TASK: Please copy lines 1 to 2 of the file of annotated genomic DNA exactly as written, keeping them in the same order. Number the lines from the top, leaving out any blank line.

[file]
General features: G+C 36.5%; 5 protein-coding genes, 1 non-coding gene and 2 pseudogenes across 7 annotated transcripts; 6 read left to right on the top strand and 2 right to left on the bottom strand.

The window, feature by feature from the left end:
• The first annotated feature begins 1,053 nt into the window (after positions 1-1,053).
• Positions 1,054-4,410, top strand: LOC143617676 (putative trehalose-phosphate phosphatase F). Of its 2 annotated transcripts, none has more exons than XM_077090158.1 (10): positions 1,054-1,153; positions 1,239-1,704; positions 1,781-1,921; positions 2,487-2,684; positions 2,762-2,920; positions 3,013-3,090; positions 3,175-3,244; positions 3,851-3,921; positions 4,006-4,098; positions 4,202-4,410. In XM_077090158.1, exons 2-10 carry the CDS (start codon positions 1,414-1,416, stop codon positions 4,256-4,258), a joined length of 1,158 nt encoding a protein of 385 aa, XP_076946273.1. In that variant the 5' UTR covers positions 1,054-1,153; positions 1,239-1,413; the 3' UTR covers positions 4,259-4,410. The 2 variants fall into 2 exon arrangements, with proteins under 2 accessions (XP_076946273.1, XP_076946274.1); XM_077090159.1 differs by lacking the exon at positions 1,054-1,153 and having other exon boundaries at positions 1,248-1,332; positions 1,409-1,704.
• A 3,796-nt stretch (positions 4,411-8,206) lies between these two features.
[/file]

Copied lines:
General features: G+C 36.5%; 5 protein-coding genes, 1 non-coding gene and 2 pseudogenes across 7 annotated transcripts; 6 read left to right on the top strand and 2 right to left on the bottom strand.

The window, feature by feature from the left end: